El Paso baseball fans are right on top of the action at Southwest University Park.
In fact, you are so close to the field, unless you sit behind the screen at home plate, a foul ball can reach you quickly at any time. There have already seen some real screamers going into the stands, including a few on opening night.
Four-year old michael chavez will be celebrating his birthday at an El Paso Chihuahuas game this weekend. And his Dad, Adolfo Chavez, a big baseball fan, knows the best way to protect his son from getting hit by a foul ball.
"We'll bring our gloves," Chavez said, "and we'll be ready for them."
Others were a little nervous about the quaint setting.
"I'm worried they're going to hit me in the head or the knee or somewhere," said Monica Contreras, who plans to attend a game with her family in the new Ballpark soon. "Usually I watch out for foul balls with the kids. I cover them up. I'd rather have the ball hit me than the kids."
Southwest University Park was built so intimate, with limited foul ground because of the tight fit, it's important to stay alert at all times. There are warnings all over the inside of the Ballpark and outside, both in English and in Spanish."
The foul ground is a lot smaller than many major league parks, including O.Co Colisum in Oakland, where there is a lot of it. If you don't think a foul ball can find you, consider this: Former El Paso Mayor Susie Azar threw out the first pitch at Cohen Stadium 24 years ago.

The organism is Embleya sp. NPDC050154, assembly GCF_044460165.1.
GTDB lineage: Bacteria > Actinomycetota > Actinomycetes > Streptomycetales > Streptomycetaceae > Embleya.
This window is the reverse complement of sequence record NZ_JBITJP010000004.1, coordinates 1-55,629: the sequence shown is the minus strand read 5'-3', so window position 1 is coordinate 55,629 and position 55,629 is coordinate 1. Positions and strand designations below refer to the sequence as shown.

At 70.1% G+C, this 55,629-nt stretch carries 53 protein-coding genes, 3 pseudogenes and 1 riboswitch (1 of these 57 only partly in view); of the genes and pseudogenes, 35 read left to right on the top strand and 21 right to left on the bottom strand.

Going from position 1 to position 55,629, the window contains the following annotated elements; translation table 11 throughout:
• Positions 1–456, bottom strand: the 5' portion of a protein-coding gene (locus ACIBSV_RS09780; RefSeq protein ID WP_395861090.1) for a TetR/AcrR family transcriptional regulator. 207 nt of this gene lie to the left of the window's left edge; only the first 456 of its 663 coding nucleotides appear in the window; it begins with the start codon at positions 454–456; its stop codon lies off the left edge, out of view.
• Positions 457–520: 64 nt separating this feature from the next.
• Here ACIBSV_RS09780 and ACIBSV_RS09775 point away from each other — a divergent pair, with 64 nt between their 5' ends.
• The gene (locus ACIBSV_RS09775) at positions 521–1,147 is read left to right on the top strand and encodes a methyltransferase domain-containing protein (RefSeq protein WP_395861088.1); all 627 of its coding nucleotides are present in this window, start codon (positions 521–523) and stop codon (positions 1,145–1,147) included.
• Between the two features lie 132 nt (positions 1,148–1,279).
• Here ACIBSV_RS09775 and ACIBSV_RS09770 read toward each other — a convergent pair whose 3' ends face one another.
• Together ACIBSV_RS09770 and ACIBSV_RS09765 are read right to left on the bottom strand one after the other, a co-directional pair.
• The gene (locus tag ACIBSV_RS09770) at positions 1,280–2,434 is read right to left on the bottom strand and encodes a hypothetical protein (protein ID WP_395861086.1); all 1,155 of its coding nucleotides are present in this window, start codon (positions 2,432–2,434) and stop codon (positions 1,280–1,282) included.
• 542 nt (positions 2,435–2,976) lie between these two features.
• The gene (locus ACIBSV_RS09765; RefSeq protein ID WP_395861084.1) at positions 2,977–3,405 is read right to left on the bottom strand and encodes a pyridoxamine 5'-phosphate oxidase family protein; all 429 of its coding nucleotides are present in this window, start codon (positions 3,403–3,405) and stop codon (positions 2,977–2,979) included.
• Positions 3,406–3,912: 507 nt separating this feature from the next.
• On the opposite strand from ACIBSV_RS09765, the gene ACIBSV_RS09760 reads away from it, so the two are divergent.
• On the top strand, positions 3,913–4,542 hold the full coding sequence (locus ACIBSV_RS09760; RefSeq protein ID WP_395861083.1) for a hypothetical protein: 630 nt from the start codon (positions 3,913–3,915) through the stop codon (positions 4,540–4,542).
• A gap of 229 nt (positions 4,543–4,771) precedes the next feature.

"She then went to her seat about four rows up behind the dugout," former Diablos owner Jim Paul said, "and a foul ball proceeded to hit her right in the head."
Not even Chihuahuas co-owner Woody Hunt is safe in the new Ballpark. At Wednesday's game, he took a foul ball in the chest while sitting in the owner's suite.
"You do have to be careful because there's a lot of foul balls," said El Pasoan Brian Leonard, who plans to go to a game this weekend and hopes to get a foul ball. "
Brian Leonard says there is nothing better than getting a foul ball at a game. "The more foul balls the better. It's a great souvenir."
But he's also ready if one comes his way.
"If you bring your kids, of course, bring a glove," Leonard said. "That's all part of the experience."
ABC-7 asked the Chihuahuas for comment Friday on foul ball safety at Southwest University Park and whether they've had any serious injuries, but was told repeatedly that no one was available.
Again, the best bet to protect yourself, especially if there are kids involved ... Bring a glove!